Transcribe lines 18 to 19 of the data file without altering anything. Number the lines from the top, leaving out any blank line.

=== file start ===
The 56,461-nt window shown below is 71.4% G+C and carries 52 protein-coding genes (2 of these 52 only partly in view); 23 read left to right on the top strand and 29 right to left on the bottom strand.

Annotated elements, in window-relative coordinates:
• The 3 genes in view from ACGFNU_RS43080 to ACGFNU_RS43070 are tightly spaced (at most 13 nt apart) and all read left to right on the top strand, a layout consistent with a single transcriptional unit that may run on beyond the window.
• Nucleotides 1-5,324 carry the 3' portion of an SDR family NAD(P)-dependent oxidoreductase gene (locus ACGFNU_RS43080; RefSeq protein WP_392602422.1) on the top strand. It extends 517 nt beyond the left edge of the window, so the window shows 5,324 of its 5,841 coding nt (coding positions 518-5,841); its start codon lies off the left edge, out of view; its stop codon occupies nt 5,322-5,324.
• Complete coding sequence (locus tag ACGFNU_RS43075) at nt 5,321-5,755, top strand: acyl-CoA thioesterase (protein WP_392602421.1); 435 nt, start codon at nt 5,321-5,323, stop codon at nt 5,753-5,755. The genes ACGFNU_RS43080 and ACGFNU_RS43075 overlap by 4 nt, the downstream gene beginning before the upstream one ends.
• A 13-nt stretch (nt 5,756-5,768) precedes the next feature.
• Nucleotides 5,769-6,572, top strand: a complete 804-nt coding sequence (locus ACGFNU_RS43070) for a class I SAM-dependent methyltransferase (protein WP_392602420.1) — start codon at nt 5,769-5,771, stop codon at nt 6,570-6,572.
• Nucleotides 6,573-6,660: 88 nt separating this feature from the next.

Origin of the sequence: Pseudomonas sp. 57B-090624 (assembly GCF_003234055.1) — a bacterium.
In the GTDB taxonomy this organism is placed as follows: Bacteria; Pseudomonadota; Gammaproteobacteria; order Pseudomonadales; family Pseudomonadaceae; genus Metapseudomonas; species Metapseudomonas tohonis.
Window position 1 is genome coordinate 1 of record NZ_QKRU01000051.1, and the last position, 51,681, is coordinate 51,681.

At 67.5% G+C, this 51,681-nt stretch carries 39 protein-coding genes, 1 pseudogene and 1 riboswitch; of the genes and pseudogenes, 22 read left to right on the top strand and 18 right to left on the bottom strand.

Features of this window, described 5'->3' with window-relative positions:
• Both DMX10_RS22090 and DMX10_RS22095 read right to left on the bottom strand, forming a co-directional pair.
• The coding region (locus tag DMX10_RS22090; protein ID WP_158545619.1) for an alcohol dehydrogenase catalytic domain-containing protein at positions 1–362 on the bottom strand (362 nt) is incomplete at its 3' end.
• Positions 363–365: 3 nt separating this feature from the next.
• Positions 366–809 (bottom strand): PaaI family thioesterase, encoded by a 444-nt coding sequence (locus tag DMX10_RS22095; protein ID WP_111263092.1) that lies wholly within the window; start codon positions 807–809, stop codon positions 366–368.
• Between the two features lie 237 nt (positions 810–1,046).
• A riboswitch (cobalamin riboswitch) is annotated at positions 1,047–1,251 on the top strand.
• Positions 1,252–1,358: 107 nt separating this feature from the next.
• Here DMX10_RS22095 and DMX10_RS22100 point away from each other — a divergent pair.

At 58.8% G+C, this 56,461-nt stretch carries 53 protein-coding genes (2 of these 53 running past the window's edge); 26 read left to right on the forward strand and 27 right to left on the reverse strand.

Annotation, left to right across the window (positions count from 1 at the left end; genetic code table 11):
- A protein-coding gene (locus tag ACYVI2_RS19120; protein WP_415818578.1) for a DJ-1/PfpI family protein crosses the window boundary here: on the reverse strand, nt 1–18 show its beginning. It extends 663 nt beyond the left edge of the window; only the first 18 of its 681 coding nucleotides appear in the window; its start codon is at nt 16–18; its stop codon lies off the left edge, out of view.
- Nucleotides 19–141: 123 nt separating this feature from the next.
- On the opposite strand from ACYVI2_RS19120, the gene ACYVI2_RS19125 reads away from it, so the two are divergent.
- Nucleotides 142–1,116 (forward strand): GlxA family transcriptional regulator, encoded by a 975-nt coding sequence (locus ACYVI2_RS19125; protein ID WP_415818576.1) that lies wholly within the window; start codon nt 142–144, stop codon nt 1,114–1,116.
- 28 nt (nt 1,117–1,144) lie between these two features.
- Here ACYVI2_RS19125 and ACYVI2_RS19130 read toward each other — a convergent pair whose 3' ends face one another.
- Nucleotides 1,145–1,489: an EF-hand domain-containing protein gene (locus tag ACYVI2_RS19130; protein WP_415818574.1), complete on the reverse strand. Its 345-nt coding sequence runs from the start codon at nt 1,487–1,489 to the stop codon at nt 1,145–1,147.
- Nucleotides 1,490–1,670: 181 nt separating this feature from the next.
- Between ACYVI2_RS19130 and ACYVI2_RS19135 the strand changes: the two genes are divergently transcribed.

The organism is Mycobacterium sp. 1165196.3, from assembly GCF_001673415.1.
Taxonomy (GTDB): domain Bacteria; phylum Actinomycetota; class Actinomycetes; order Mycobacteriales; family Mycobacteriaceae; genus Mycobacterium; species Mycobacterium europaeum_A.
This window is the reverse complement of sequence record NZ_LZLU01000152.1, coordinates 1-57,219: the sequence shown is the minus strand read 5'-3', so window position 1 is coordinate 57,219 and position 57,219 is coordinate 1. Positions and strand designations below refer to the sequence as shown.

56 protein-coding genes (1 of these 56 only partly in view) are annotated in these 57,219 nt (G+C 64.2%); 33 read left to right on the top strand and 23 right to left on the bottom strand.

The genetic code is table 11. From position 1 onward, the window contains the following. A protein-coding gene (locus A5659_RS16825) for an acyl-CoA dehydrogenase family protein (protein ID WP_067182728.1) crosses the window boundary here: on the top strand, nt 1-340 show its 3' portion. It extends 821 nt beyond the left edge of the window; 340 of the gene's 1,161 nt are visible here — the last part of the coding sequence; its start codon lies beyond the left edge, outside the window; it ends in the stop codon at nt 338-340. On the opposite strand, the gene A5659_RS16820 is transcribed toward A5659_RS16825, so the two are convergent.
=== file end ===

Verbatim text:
• Between the two features lie 237 nt (positions 810–1,046).
• A riboswitch (cobalamin riboswitch) is annotated at positions 1,047–1,251 on the top strand.